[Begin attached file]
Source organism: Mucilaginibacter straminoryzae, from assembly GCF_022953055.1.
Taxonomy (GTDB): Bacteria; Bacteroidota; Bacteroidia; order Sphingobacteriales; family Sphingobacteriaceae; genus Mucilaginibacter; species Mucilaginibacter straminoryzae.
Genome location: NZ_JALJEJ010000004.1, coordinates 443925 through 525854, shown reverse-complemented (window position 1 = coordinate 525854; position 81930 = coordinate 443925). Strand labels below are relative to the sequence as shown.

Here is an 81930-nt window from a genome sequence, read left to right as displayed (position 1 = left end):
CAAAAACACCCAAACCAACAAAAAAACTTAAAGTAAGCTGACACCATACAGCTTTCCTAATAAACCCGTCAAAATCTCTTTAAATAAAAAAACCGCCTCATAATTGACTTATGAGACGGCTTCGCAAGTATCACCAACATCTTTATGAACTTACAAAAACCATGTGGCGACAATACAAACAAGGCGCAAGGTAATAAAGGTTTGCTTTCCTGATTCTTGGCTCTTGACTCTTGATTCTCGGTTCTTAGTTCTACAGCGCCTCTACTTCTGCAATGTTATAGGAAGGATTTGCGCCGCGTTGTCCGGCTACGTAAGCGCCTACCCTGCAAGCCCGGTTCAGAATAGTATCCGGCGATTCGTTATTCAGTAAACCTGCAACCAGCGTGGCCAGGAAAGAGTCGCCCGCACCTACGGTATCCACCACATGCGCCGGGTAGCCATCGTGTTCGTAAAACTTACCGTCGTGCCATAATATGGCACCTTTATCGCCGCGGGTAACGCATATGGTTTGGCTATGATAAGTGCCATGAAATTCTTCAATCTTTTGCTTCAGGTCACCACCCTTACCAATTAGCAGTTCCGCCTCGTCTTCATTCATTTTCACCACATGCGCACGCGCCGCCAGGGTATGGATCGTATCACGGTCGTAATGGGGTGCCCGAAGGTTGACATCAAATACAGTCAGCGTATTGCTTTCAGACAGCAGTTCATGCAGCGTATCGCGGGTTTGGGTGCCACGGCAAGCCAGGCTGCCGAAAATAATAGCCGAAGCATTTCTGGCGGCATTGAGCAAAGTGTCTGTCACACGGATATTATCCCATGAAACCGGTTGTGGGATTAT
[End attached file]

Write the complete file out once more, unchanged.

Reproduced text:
Source organism: Mucilaginibacter straminoryzae, from assembly GCF_022953055.1.
Taxonomy (GTDB): Bacteria; Bacteroidota; Bacteroidia; order Sphingobacteriales; family Sphingobacteriaceae; genus Mucilaginibacter; species Mucilaginibacter straminoryzae.
Genome location: NZ_JALJEJ010000004.1, coordinates 443925 through 525854, shown reverse-complemented (window position 1 = coordinate 525854; position 81930 = coordinate 443925). Strand labels below are relative to the sequence as shown.

Here is an 81930-nt window from a genome sequence, read left to right as displayed (position 1 = left end):
CAAAAACACCCAAACCAACAAAAAAACTTAAAGTAAGCTGACACCATACAGCTTTCCTAATAAACCCGTCAAAATCTCTTTAAATAAAAAAACCGCCTCATAATTGACTTATGAGACGGCTTCGCAAGTATCACCAACATCTTTATGAACTTACAAAAACCATGTGGCGACAATACAAACAAGGCGCAAGGTAATAAAGGTTTGCTTTCCTGATTCTTGGCTCTTGACTCTTGATTCTCGGTTCTTAGTTCTACAGCGCCTCTACTTCTGCAATGTTATAGGAAGGATTTGCGCCGCGTTGTCCGGCTACGTAAGCGCCTACCCTGCAAGCCCGGTTCAGAATAGTATCCGGCGATTCGTTATTCAGTAAACCTGCAACCAGCGTGGCCAGGAAAGAGTCGCCCGCACCTACGGTATCCACCACATGCGCCGGGTAGCCATCGTGTTCGTAAAACTTACCGTCGTGCCATAATATGGCACCTTTATCGCCGCGGGTAACGCATATGGTTTGGCTATGATAAGTGCCATGAAATTCTTCAATCTTTTGCTTCAGGTCACCACCCTTACCAATTAGCAGTTCCGCCTCGTCTTCATTCATTTTCACCACATGCGCACGCGCCGCCAGGGTATGGATCGTATCACGGTCGTAATGGGGTGCCCGAAGGTTGACATCAAATACAGTCAGCGTATTGCTTTCAGACAGCAGTTCATGCAGCGTATCGCGGGTTTGGGTGCCACGGCAAGCCAGGCTGCCGAAAATAATAGCCGAAGCATTTCTGGCGGCATTGAGCAAAGTGTCTGTCACACGGATATTATCCCATGAAACCGGTTGTGGGATTAT